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CMP-Phil

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About CMP-Phil

  • Rank
    Sergeant

Personal Information

  • Location
    New Hampshire, USA
  • Interests
    CMPs - Canadian Military Pattern Vehicles
  • Occupation
    Retired Business Consultant
  • Homepage
    http://canadianmilitarypattern.com

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  1. Hi Andrew Peter is correct about the normal temperature ranges. One of the thing that is often forgotten about having an engine running too colds is condensation inside the engine. If the engine never gets up above 140-160F it will have a hard time getting rid of the condensation (water) or un-burned gas that is going collect which will in fairly short time building sludge in the engine. That you have noticed an improvement in the truck's performance when you block off a little of the radiator says that it is happier as well. Keep us posted on what you find. Cheers Phil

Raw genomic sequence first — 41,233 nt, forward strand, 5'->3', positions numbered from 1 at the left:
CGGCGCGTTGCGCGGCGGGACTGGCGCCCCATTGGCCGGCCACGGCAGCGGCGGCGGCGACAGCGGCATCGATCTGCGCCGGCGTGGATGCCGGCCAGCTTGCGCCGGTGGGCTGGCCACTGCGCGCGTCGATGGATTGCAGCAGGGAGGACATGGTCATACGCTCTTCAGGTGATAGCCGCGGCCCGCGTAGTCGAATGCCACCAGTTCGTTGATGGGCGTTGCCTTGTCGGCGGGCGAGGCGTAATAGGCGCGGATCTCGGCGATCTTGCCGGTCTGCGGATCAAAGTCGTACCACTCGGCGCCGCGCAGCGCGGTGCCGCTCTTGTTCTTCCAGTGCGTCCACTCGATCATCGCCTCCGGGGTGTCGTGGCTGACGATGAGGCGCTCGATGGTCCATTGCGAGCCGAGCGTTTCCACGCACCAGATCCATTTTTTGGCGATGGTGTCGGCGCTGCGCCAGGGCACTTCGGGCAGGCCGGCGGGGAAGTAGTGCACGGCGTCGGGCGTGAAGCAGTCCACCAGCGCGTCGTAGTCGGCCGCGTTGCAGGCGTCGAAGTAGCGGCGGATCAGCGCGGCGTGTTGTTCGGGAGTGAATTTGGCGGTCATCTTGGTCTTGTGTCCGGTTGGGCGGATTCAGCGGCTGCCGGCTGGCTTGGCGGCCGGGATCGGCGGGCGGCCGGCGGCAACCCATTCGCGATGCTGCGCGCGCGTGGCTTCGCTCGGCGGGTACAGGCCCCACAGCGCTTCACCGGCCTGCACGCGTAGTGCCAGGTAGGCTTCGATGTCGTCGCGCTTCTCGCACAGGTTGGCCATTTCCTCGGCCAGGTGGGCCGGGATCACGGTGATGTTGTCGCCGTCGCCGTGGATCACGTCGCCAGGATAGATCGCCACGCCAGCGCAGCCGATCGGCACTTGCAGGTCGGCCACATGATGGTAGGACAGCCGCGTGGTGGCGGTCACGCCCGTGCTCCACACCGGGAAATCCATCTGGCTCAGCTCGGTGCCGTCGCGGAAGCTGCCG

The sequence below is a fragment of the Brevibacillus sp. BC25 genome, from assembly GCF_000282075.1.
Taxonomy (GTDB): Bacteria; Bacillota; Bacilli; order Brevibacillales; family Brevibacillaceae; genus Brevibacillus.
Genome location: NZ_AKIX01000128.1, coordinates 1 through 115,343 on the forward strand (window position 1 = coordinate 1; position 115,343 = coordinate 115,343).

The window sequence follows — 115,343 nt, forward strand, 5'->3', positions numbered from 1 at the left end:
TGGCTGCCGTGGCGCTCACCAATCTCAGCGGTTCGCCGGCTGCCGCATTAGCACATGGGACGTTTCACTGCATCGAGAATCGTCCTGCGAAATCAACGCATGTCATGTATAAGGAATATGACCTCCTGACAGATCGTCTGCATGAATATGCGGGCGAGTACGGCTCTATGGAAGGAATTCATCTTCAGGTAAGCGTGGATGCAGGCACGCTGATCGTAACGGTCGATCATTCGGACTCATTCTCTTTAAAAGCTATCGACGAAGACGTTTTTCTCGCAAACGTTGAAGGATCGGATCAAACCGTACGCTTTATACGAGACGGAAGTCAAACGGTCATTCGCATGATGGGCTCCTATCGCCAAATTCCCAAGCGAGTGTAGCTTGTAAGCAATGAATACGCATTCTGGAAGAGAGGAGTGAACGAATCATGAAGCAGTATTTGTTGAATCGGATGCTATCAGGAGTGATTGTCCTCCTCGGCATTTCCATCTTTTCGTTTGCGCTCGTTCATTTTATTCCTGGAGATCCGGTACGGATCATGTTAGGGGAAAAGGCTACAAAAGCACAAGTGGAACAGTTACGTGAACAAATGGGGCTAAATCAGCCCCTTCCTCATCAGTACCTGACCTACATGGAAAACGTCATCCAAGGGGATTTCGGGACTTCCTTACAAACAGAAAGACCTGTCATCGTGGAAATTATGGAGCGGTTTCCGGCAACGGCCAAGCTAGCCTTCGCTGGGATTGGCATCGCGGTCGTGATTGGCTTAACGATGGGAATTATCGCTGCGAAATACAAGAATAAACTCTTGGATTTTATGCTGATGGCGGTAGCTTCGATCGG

2. Hi Johann Great to see the progress you have made and all the hard work you have put into your HUP. Cheers Phil
  3. Hi Jon Very neat additions to the space, does add a lot of atmosphere. Cheers Phil
  4. Hi Mark First how much have you driven it lately? All of my Military Vehicles of that and early vintage tend to leak more when they haven't been run for a while . But it seems to slow way down after they have been driven for a couple of hours. If it is not running out in a steady stream, I'd check the oil level and take it for a drive. Checking the oil level in the crank case is also important, is it overfilled, does it smell of gas, does it feel thin? You probably guess what I'm getting at gas getting into the crankcase and dilution. Let us know what you find. Cheers Phil
  5. Hi Paul Once had similar issue when overhauling a CMP, almost hate to say it but installed clutch disk backwards, are Dodge clutch disks clearly marked so this can't happen? Cheers Phil